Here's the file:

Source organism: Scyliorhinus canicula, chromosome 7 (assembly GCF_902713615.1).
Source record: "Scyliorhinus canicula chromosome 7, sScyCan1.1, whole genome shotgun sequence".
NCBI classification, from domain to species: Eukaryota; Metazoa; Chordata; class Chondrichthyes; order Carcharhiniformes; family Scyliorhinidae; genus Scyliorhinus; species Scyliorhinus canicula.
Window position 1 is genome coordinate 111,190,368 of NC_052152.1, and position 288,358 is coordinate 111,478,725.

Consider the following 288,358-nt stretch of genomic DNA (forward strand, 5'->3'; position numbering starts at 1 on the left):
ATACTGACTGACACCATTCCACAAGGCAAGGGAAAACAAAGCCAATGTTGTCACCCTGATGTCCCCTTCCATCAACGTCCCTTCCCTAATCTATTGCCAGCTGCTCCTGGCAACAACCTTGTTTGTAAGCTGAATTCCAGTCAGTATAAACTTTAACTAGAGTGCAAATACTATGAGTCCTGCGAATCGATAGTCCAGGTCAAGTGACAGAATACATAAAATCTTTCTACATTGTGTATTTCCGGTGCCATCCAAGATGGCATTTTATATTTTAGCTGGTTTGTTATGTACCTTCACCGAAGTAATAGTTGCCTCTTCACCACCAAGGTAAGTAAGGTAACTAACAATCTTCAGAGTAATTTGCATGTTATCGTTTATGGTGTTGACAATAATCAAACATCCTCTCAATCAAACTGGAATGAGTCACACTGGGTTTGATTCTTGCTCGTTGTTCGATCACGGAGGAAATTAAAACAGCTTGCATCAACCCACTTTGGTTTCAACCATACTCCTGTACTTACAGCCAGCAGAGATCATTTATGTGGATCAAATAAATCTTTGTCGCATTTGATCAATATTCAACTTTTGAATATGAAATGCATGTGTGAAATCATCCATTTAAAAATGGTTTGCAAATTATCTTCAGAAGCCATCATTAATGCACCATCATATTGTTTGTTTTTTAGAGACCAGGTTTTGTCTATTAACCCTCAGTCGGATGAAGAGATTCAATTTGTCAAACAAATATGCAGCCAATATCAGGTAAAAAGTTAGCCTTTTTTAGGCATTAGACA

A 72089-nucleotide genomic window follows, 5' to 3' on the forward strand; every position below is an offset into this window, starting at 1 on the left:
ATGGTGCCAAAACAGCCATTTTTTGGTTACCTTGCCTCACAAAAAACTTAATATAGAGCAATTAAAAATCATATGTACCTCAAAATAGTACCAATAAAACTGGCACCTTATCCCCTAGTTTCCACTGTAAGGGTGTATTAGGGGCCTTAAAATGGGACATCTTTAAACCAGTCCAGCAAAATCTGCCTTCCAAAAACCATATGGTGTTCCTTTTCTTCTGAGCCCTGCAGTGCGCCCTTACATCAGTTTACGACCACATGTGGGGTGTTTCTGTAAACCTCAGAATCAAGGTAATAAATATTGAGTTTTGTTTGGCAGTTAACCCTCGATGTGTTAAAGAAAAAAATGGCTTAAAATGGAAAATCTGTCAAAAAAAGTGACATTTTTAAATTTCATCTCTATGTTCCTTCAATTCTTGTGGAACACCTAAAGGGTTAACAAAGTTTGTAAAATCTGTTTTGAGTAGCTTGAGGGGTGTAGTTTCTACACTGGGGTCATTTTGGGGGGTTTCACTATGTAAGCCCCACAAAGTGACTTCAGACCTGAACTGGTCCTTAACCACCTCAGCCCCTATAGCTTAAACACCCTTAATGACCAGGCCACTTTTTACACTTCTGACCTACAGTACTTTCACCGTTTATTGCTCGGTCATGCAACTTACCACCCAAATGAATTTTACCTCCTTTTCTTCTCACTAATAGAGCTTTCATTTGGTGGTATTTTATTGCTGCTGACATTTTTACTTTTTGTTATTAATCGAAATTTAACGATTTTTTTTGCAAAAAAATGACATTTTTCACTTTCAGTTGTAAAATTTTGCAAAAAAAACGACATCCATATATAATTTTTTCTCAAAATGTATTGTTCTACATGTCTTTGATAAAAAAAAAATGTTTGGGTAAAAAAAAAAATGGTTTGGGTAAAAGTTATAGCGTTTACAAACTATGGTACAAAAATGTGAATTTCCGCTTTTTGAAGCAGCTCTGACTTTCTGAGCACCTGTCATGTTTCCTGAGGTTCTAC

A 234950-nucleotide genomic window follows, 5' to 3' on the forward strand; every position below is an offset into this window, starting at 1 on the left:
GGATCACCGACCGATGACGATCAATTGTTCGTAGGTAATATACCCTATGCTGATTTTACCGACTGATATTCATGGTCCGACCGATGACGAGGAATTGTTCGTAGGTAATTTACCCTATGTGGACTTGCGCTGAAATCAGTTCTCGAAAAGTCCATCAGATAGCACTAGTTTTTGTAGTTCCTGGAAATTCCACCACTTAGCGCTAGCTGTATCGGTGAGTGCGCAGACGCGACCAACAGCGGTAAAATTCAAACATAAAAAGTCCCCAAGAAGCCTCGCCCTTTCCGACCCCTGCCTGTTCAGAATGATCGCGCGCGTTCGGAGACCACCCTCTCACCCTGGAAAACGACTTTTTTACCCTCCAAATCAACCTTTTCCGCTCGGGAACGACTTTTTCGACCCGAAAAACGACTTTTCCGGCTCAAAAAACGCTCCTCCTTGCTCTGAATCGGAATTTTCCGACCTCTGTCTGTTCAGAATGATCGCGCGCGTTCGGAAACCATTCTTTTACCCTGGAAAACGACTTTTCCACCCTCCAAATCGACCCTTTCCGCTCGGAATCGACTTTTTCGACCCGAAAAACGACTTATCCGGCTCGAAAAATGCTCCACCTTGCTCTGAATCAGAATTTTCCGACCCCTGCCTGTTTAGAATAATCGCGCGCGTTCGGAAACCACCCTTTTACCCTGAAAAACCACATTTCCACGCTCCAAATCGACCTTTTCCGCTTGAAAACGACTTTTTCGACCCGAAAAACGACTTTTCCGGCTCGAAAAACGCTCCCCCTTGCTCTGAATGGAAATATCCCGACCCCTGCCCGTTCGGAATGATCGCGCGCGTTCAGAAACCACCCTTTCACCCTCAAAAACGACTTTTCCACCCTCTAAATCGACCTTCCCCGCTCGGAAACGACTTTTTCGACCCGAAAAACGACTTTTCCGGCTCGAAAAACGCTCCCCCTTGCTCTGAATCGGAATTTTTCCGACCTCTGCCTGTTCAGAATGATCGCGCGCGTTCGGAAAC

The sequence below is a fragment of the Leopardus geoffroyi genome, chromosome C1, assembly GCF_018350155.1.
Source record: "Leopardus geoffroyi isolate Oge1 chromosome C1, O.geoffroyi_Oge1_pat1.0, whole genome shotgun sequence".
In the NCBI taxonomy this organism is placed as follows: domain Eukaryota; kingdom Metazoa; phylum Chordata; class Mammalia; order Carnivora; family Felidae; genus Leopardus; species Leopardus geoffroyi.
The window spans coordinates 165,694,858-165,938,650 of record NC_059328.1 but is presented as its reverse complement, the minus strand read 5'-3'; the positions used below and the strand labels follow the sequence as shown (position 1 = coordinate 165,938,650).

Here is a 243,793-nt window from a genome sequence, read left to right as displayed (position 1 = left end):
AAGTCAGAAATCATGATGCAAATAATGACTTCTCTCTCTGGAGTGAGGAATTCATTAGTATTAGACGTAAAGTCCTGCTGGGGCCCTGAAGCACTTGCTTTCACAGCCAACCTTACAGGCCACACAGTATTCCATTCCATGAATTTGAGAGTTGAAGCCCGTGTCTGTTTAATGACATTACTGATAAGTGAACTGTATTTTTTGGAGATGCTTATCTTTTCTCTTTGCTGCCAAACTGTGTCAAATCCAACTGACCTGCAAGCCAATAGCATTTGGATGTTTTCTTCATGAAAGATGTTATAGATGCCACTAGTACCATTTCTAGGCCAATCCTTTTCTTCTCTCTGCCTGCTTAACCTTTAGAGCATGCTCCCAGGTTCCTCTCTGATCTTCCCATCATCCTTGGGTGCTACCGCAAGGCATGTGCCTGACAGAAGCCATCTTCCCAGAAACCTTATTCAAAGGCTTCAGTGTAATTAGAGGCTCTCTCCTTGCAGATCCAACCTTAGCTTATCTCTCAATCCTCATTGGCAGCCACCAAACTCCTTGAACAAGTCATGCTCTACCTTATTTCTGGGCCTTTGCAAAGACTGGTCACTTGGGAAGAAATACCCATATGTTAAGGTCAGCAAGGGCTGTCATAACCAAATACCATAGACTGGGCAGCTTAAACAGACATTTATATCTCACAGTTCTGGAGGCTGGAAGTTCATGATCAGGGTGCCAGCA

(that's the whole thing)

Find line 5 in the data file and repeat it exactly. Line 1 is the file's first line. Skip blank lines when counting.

Consider the following 288,358-nt stretch of genomic DNA (forward strand, 5'->3'; position numbering starts at 1 on the left):